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Snark Hunt. Variant with unequal armies on board with 41 squares, inspired by a poem of Lewis Carroll's. (6x8, Cells: 41) [All Comments] [Add Comment or Rating]
Charles Gilman wrote on 2010-04-12 UTC
The Beaver as described in my previous comment is now listed in my piece article Man and Beast 08: Diverse Directions, and as one of the forms taken by one of the mutating pieces in my year-of-the-Rat-themed variant Random Rodent Chess. The Man and Beast series has no Butcher yet, but it does have a Baker (Man and Beast 14: Oddly Oblique), Barrister and Bellman (Man and Beast 10: The Hybrid Diagonal), and Broker (Man and Beast 02: Shield Bearers). The Baker, Barrister, and Bellman are however specific to hex-prism boards and the Broker to boards other than the square-cell 2d one. In addition Man and Beast 21: Lords High Everything-Else has Bandersnatch, Jabberwock, and Jubjub versions of various pieces.

By now you may have noticed that my Barrister is different from the one here. This is perhaps a lesson is making names memorable. When I devised names for MAB 10 pieces I had certainly seen Snark Hunt Chess, but use of this name in it had slipped my mind. My own name for the Rook+Elephant compound, the Infanta, was deliberately chosen to have the mnemonic of the reputed origins of the pub name 'Elephant and Castle'.


Flowerman wrote on 2010-04-08 UTC
Billiard Marker is not an important caracter, but it needs Butcher and
Beaver.
Perhaps, Snark's side also may have (but no necessary) Jubjub and
Bandersnatch pieces.

Charles Gilman wrote on 2004-03-05 UTCGood ★★★★
Paul Townsend has a point, although the decision to adopt Euro currency is actually up to national governments. If Britain had joined the currency fromthe start it would probably use the £ sign as the most widely used sign historically as it represented Italian lira as well as british and Irish pounds. What should a Beaver be? An enlarged Squirrel perhaps (e.g. combining 3:0, 3:1, 3:2, and 3:3 leaps), but that would not be particularly suited to this kind of board.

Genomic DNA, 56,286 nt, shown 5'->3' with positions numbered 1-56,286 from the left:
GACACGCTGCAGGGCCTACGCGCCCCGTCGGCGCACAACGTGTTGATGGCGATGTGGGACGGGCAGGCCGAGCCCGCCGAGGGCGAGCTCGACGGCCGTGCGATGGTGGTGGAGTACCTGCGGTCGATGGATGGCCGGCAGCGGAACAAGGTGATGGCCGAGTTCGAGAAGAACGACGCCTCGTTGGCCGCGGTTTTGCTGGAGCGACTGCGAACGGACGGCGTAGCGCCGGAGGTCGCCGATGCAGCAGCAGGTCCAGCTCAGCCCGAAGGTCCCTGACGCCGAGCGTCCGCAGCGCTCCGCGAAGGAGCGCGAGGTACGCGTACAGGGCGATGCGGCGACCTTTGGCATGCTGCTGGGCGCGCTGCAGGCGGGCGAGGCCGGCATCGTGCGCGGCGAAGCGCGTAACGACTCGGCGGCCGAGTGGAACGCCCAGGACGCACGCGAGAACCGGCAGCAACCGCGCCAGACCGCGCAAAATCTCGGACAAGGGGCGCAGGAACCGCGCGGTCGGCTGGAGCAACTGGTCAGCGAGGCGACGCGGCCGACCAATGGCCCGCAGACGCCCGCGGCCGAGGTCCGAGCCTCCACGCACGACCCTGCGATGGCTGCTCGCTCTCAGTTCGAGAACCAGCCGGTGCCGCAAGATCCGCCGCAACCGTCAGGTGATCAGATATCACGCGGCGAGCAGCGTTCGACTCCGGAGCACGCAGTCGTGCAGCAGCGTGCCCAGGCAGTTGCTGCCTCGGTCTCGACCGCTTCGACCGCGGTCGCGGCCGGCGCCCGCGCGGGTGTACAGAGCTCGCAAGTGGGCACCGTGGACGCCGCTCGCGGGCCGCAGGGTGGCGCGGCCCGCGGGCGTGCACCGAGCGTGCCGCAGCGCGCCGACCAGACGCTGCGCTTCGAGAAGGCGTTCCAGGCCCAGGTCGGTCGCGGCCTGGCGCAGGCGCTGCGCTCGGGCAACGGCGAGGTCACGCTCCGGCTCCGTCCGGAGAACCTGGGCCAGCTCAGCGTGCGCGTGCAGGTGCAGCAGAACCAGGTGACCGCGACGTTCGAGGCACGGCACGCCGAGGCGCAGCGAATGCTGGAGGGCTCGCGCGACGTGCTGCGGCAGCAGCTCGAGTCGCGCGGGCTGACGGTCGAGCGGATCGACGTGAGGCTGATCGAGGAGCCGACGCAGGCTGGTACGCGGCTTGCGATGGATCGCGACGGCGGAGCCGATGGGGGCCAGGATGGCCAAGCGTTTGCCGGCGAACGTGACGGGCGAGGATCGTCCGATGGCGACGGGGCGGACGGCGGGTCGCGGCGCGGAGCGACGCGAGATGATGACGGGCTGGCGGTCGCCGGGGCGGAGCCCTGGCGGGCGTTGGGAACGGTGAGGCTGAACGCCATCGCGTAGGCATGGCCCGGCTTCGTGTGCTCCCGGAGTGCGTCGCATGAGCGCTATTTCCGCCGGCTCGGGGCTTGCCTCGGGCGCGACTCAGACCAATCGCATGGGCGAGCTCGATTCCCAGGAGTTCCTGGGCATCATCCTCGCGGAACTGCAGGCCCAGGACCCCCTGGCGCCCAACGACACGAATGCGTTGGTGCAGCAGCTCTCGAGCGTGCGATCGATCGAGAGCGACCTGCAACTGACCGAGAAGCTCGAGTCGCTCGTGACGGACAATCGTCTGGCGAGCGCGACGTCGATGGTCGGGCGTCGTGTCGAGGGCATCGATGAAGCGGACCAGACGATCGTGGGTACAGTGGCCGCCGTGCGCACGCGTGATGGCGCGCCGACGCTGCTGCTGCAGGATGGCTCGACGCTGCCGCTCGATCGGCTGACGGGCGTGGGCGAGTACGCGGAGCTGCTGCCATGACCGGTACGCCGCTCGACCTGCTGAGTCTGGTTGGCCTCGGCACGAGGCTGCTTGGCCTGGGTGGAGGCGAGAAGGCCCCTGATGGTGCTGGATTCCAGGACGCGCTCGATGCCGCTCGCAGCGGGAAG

Paul Townsend wrote on 2003-11-08 UTC
If certain EU bureaucrats have their way it will be € not £. If there were
42 squares they could be equated with the Banker's boxes - did Peter
Aronson find them on the beach?

No beavers!

Charles Gilman wrote on 2003-07-06 UTCGood ★★★★
An improvement in the presentation would be to use £ rather than $ for the Banker, to both be more distinguishable from S for Snark and better represent Lewis Carroll's very British, English even, brand of eccentricity. As far as the game itself goes, 41 squares seems an unusual choice. 42 would better reflect the theme as the poem's introduction refers to rule 42 'No-one shall speak to the man at the helm...', and rules with this number recur in the author's other works. A character who might be an interesting addition is the Billiard Marker (M for Marker, perhaps) who could be represented as a Bishop reflecting off all the board's edges including those bordering chasms.

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